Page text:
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Report From PIA – June 29

In the old days, when I worked as an artist with photo-generated collage, some of my pieces had the look of a written and visual journal. This work often contained faux writing, and when people would invariably ask, “What does it say?” I’d respond that it said whatever the viewer wanted it to say. The problem with putting actual words in a piece like this is that people don’t look at it as a whole, but stop and read the text.

This came to mind today as I made out a few, and let me stress that word few, labels in preparation for the garden tour tomorrow.

I’ve visited gardens in the past where every plant is labeled. This is informative, but incredibly distracting. What it comes down to is a decision about whether you want a garden, or a plant museum.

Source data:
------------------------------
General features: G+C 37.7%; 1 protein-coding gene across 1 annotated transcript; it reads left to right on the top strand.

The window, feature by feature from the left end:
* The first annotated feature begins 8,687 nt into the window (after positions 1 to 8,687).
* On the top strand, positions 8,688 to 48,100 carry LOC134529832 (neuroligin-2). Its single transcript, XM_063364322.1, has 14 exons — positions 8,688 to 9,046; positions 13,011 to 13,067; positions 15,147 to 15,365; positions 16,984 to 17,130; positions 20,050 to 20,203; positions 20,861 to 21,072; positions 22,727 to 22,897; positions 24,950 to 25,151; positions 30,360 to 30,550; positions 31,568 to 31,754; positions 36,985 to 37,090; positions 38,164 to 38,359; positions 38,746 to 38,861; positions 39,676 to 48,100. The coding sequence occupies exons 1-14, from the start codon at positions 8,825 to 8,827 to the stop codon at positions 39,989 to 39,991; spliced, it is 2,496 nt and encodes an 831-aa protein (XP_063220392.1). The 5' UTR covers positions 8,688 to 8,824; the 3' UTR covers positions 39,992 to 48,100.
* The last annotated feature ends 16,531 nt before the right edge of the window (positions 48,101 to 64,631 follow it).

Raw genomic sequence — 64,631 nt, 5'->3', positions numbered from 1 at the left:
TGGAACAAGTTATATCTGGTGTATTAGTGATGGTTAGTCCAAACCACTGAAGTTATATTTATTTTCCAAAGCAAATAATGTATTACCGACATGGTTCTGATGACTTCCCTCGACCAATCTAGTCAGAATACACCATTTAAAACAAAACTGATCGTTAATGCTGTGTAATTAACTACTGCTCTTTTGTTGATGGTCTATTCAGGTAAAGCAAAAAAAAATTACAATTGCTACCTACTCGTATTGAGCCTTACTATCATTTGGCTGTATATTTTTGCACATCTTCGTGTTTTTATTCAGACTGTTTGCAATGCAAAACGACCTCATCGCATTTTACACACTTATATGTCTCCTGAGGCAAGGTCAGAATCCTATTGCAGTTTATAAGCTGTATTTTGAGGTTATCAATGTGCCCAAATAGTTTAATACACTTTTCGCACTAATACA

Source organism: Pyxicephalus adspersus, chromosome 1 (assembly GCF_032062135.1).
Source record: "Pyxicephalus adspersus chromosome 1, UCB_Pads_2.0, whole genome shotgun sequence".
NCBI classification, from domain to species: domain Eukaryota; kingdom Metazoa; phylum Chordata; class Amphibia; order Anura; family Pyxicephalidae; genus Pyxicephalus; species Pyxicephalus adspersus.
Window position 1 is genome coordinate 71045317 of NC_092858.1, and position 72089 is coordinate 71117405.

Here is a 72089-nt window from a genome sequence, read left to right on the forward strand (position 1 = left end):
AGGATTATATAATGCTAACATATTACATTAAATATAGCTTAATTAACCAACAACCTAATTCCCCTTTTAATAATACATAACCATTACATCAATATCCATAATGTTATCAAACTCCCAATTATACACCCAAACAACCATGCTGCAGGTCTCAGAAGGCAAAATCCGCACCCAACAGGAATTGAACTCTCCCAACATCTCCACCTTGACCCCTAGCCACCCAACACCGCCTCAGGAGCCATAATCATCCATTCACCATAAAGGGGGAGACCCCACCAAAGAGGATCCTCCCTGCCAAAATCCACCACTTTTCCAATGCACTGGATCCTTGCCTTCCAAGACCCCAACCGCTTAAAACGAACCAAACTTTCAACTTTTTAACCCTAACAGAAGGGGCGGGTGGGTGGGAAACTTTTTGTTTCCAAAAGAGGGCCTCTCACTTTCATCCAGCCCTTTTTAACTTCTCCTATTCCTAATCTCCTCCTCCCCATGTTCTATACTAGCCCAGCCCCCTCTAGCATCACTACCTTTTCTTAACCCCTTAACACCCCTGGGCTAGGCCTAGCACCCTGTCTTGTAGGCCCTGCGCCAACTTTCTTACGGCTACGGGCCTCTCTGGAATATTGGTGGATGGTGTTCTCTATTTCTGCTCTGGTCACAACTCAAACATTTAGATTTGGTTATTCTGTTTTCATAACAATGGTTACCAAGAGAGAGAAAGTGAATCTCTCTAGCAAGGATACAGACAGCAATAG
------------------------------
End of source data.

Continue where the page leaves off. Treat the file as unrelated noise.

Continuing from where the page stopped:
Botanical gardens are well served to label their plants as education is a primary mission. In other public landscapes such signs distract from the experience of moving through the garden. Mytoi Garden on Chappaquiddick Island comes to mind…

In my own gardens, I’d like people to know that one area is a rain garden, another a fragrance garden and that the thin strip below the vegetables is called Annual Alley. Other than that, I prefer to go with the saying, “Don’t read them the recipe, feed them the cake!”

If you come to Poison Ivy Acres, you’ll get few labels and a great deal of cake.

Here's an example of my collage work that contains "faux writing". This one is called, "Found, Cape Ann"

For those gardens that I thought needed labels, I took scrap pieces of stone and wrote on them with a Sharpie.

I think that it might enhance the experience of this entry garden for people to know that I've used a color theme here. Beyond that, however, labels would get in the way of the experience of the garden.

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